I grew up with dogs. Not the heart-rending snivelers from a rescue shelter with sorry eyes. Nor the perky mutts that know with the practiced eye of a tramp who is an easy mark for a meal. No, I frisked with pedigree English setters when I was little more than a puppy myself.
Dad was a hunter. Pheasant season brought the guns out to be oiled and the dogs had euphoric fits over the smells in the harvested fields of stubble.
Cats had no place in our home until the day Mom put her foot down and picked out a sweet-faced puff of a kitten. Fluffy received endless cuddling and cooing but he was his own cat from the start eschewing the easy life for endless hunting.
Fluffy was too feminine a name for this loner who prefered stalking the fields. Rambo or even Dirty Harry would have better suited our macho male. He tolerated Mom's caresses and hung out with Dad whenever he could escape the house. Dad was evening out our lawn with enormous wheelbarrow-loads of dirt and sweat.Fluffy loved to supervise the strenuous task atop a dirt pile in our wished-for lawn.
His occasional purrs of affection were for my dad alone who ignored the cat. No matter how ardently Mom loved that cat, he was Dad's cat from the start. I was a mere blip on Fluffy's radar screen.....he ignored me..His heart belonged to Daddy. .
Fluffy, for all of his fierce predatorial ways, would freshen up with the dainty licks of his snadpapery pink tongue before heading back out to his dirt pile throne,
One day Fluffy went off on a hunting expedition and didn't return. He wasn't prowling in the fields when we called. He wasn't watching from atop his dirt pile observatory. His filled dish was untouched.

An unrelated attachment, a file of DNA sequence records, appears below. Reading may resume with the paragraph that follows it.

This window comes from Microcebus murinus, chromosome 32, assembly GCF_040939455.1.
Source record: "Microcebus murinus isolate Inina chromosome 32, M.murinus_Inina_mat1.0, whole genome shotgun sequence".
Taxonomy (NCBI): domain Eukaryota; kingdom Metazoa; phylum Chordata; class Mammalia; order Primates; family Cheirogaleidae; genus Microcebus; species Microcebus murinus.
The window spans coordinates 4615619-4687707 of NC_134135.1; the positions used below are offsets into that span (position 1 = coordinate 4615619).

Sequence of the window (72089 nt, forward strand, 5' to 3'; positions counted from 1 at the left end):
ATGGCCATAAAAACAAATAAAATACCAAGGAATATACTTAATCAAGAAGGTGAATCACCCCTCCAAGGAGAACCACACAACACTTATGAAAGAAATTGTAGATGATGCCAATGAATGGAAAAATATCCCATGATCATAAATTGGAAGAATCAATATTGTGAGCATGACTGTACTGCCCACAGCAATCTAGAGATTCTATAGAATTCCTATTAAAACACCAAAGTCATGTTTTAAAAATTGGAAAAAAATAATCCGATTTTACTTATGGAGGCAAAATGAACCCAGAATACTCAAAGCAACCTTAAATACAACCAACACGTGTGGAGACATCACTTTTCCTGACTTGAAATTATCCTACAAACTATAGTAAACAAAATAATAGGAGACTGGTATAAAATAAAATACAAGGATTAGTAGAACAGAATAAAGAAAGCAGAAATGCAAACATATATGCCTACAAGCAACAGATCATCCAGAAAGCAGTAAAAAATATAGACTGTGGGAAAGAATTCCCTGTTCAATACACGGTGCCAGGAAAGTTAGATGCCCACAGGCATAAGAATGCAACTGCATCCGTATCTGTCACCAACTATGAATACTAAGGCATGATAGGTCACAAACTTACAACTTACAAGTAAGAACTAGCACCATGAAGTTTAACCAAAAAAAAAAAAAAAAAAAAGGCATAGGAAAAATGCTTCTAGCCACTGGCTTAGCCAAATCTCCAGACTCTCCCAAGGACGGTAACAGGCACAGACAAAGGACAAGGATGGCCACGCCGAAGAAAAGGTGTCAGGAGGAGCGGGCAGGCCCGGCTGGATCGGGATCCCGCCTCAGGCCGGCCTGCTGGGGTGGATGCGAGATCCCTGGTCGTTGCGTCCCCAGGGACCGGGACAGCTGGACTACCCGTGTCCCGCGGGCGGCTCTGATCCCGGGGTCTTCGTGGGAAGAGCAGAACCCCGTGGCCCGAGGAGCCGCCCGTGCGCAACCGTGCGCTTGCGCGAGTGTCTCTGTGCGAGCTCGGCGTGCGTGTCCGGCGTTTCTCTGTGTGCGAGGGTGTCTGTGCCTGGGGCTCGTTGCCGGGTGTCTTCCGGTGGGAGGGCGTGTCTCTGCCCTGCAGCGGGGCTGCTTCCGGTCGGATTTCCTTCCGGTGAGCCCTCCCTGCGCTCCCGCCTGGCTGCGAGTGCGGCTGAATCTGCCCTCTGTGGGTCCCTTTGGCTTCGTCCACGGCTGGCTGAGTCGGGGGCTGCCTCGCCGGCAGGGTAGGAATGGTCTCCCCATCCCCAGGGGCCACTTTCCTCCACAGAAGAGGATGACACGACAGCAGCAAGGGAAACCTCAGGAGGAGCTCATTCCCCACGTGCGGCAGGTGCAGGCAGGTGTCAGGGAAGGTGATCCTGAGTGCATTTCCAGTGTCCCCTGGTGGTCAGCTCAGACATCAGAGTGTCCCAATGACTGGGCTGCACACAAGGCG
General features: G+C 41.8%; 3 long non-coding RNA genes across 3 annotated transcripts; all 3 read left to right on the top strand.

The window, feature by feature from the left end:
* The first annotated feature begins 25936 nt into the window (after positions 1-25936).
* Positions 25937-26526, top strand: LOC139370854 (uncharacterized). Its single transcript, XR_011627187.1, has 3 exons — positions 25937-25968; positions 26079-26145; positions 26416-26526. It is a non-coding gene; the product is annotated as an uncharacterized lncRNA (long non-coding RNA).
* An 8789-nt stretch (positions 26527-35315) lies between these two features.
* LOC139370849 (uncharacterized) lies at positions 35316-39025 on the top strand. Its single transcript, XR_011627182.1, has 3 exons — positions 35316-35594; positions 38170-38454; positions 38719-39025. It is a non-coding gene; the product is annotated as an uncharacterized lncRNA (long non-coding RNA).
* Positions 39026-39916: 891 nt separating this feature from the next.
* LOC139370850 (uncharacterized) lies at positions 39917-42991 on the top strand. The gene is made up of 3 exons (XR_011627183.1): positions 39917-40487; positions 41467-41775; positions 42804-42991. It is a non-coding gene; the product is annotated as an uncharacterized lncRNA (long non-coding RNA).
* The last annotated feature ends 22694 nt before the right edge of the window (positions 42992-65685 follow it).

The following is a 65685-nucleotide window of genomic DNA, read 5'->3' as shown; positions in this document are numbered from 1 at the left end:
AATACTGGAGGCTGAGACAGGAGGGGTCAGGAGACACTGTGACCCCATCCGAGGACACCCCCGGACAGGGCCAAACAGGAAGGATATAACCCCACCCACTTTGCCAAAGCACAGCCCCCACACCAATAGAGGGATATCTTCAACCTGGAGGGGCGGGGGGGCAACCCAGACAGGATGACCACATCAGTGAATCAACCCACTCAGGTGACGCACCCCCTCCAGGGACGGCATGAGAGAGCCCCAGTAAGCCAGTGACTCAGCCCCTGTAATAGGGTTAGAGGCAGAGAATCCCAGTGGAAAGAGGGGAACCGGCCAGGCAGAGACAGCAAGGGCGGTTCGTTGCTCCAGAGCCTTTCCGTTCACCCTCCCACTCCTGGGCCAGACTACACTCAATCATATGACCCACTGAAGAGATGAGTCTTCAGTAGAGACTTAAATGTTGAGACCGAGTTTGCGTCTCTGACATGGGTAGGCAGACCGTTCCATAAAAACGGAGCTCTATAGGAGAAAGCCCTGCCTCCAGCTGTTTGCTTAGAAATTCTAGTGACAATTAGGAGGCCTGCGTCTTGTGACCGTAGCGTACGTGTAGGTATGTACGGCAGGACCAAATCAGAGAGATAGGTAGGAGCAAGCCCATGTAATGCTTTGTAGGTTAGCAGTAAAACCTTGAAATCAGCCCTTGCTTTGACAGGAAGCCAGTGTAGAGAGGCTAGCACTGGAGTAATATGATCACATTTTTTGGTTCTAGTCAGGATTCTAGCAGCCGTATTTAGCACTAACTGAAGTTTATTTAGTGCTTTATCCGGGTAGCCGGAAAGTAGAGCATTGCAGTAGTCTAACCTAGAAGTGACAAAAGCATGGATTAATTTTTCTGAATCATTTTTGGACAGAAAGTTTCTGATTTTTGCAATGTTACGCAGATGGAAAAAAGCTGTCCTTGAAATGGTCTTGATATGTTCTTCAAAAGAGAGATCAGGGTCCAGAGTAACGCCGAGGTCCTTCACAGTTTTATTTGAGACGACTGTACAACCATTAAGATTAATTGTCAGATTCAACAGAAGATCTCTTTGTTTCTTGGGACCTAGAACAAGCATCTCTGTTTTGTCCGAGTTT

Mom worried and fretted. Dad finally suggested that she take the car in next day's light to check the roadsides.
Sure enough, mom found Fluffly stiff with his beautiful fur matted in blood. Even in our rural area, he had found the path of a lone car and now lay shrouded in a garbage bag.
Our dog Ginger could be counted on. If we wanted affection she lavished it without a thought. She loved each member of the family uniquely yet the same. But Fluffy had something our sweet setter never could.......he belonged to himself only and always. We entered his world by his leave. He was regal and dignified.
Years have passed and cats have come and gone from my life. The farmlands lie beneath macadam and spit-levels, gambrels, colonials and capes now. I am hemmed in with cars which speed and houses. I now have a slobbering, goo-eyed dog whom I love for all of his gangly goofiness. We had a cat who decided one day that he would not share his kingdom with peasantry another moment more and he left on an autumn day never to return.
We searched the roadsides hoping to never find him. We never did. Maybe he was smarter than I and realized something I should have remembered from Fluffy--that roads are bad for cats.Cats are kings of the field, forest and jungles. They are also not too shoddy despots of homes either. The road recognizes no royalty.
I am a mother of three, 14,12,and 6, whom I homeschool. The eldest share a love of reading and writing with me and surpasses me in her ability to weave words. The middle one keeps us chuckling(or tearing out our hair) while the six year old is what my husband calls our "middle-aged consolation". We have a dog who is a lovable slob...very doggy. We have fond memories of our short sojourns with felines because we live in a congested area and have not the heart to coop up any fabulous feline.Our dream is to live in a wood somewhere, have cats to run free and write for hours.....ah well, dream on.
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